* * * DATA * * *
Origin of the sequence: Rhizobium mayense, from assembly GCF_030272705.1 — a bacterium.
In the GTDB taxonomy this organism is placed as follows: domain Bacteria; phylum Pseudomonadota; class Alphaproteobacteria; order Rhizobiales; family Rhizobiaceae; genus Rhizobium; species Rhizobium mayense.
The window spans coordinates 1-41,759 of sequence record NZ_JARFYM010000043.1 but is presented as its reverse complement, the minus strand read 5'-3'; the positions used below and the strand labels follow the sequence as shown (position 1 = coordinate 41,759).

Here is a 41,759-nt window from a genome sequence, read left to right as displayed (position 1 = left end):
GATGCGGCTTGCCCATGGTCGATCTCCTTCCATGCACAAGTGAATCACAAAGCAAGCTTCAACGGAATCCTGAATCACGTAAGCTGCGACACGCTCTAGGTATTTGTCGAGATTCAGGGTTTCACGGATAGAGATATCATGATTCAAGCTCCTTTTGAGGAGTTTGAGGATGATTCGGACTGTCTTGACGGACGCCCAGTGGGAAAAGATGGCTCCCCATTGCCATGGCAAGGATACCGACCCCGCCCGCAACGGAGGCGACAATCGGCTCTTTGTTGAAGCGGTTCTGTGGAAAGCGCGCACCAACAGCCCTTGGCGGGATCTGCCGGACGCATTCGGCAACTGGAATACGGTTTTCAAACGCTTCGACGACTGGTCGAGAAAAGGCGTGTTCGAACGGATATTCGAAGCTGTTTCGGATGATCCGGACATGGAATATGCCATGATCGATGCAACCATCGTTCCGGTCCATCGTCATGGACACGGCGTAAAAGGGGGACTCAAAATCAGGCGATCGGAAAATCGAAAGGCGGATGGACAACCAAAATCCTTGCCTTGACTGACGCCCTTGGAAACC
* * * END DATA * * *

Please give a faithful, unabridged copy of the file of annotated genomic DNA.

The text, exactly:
Origin of the sequence: Rhizobium mayense, from assembly GCF_030272705.1 — a bacterium.
In the GTDB taxonomy this organism is placed as follows: domain Bacteria; phylum Pseudomonadota; class Alphaproteobacteria; order Rhizobiales; family Rhizobiaceae; genus Rhizobium; species Rhizobium mayense.
The window spans coordinates 1-41,759 of sequence record NZ_JARFYM010000043.1 but is presented as its reverse complement, the minus strand read 5'-3'; the positions used below and the strand labels follow the sequence as shown (position 1 = coordinate 41,759).

Here is a 41,759-nt window from a genome sequence, read left to right as displayed (position 1 = left end):
GATGCGGCTTGCCCATGGTCGATCTCCTTCCATGCACAAGTGAATCACAAAGCAAGCTTCAACGGAATCCTGAATCACGTAAGCTGCGACACGCTCTAGGTATTTGTCGAGATTCAGGGTTTCACGGATAGAGATATCATGATTCAAGCTCCTTTTGAGGAGTTTGAGGATGATTCGGACTGTCTTGACGGACGCCCAGTGGGAAAAGATGGCTCCCCATTGCCATGGCAAGGATACCGACCCCGCCCGCAACGGAGGCGACAATCGGCTCTTTGTTGAAGCGGTTCTGTGGAAAGCGCGCACCAACAGCCCTTGGCGGGATCTGCCGGACGCATTCGGCAACTGGAATACGGTTTTCAAACGCTTCGACGACTGGTCGAGAAAAGGCGTGTTCGAACGGATATTCGAAGCTGTTTCGGATGATCCGGACATGGAATATGCCATGATCGATGCAACCATCGTTCCGGTCCATCGTCATGGACACGGCGTAAAAGGGGGACTCAAAATCAGGCGATCGGAAAATCGAAAGGCGGATGGACAACCAAAATCCTTGCCTTGACTGACGCCCTTGGAAACC